Wednesday, October 25, 2017

Rik George writes

Adapted from Anacreon # 47

I am old, but I drink more 

than young men can, and when I dance 
I take the center of the floor, 
using my jeroboam for crutch
since my cane’s too short to serve. 

If anybody wants a fight, 
bring him over; I’ll whip him, sure. 
Barkeep, bring me bourbon and seven, 
not too heavy on the seven. 
 Anacreon. Marble. Roman copy of the 2nd century CE after a Greek original of the 5th century BCE. Inv. No. 491. Copenhagen, New Carlsberg Glyptotek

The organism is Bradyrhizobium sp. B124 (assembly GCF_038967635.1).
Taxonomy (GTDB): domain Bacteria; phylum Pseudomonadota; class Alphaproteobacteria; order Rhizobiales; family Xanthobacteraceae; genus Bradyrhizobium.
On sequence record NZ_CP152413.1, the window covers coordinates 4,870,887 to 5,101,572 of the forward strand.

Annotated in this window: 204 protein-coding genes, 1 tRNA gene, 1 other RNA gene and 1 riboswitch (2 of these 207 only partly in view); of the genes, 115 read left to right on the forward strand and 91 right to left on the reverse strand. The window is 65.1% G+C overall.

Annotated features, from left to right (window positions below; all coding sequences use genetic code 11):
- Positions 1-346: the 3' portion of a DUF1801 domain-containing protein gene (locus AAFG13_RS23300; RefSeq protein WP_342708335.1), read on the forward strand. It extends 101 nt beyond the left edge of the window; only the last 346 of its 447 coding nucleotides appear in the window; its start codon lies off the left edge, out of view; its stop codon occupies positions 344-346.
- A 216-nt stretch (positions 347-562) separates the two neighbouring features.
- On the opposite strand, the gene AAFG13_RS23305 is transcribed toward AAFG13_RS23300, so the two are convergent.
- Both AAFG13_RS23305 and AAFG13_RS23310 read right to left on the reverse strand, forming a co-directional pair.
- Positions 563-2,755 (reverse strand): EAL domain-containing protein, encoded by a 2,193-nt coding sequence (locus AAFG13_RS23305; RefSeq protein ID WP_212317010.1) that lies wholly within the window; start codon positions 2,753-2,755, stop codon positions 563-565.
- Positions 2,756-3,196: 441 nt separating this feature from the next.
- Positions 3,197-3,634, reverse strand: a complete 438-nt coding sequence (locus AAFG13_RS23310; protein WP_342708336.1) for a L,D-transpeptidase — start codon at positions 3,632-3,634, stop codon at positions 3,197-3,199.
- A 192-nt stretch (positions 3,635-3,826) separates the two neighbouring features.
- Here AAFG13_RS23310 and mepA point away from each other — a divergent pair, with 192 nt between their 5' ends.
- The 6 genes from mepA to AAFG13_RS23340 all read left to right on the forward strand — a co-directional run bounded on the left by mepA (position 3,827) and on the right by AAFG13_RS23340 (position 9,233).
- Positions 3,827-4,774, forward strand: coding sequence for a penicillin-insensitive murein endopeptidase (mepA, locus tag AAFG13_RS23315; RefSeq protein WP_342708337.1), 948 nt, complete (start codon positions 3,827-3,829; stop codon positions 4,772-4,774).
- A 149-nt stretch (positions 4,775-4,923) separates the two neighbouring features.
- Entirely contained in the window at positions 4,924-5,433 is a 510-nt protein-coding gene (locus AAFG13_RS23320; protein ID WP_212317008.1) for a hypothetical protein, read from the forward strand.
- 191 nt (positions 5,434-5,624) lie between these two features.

1. Anakreon was a 5th-century BCE Greek poet, regarded as one of the “nine lyric poets” who were worthy of critical study; according to an epigram, ascribed his religion as the worship of the Muses, Wine, and Love. When the Persian general Harpagus attacked Teos (near modern Sığacık, Turkey), his birthplace, he fled with the rest of the inhabitants , who founded a new colony at Abdera on the Thracian coast. He then became the tutor of Polykrates of Samos. When Polykrates gave him 5 talents, the poet was unable to sleep and returned the gift, telling him, "However considerable the sum might be, it's not an equal price for the trouble of keeping it." The tyrant’s daughter dreamed that he would hang in the air, washed by Zeus, and anointed by Helios, but he ignored her warnings and was impaled and crucified by the Persian satrap Oroetus of Lydia; he was washed by Zeus during the rain that followed his assassination and anointed by Helios as the moisture was sweated from him. Then Hipparchus, the tyrant of Athens, sent a special embassy on a 50-oared ship to Samos to retrieve the famous poet. But Hipparchus fell in love with Harmodius, who was already the lover of Aristogeiton; Harmodius rejected Hipparchus’ advances and then revealed them to Aristogeiton; in revenge Hipparchus invited Harmodius’ sister to carry the ceremonial offering basket at the Panathenaic festival but publicly humiliated her by disqualifying her because she was not a virgin. In response Hermodius and Aristogeiton organized a revolt in which Hipparchus was slain, but his brother Hippias assumed power. Harmodius was killed in the revolt and Aristogeiton was arrested and tortured to reveal his co-conspirators. Enraged that Hippias hadn't killed him, Aristogeiton offered more names in exchange for his hand in pledge. When Hippias put his hand on Aristogeiton's, Aristogeiton berated him for giving his hand to his brother's murderer, and Hippias stabbed Aristogeiton to death. Anakreon and his friend Simonides (another of the nine lyric poets, who invented some of the letters of the Greek alphabet and a mnemonic system) traveled to the court of Echekrates of Thessalia before he returned to Teos. He died after choking on a grape seed. When Perikles had the Akropolis constructed he had a statue of a drunken Anakreon placed next to that of his friend Xanthippus, Perikles’ own father. Despite his fame, however, only a few fragments of his five books of lyrics survive in the form of later writers’ citations.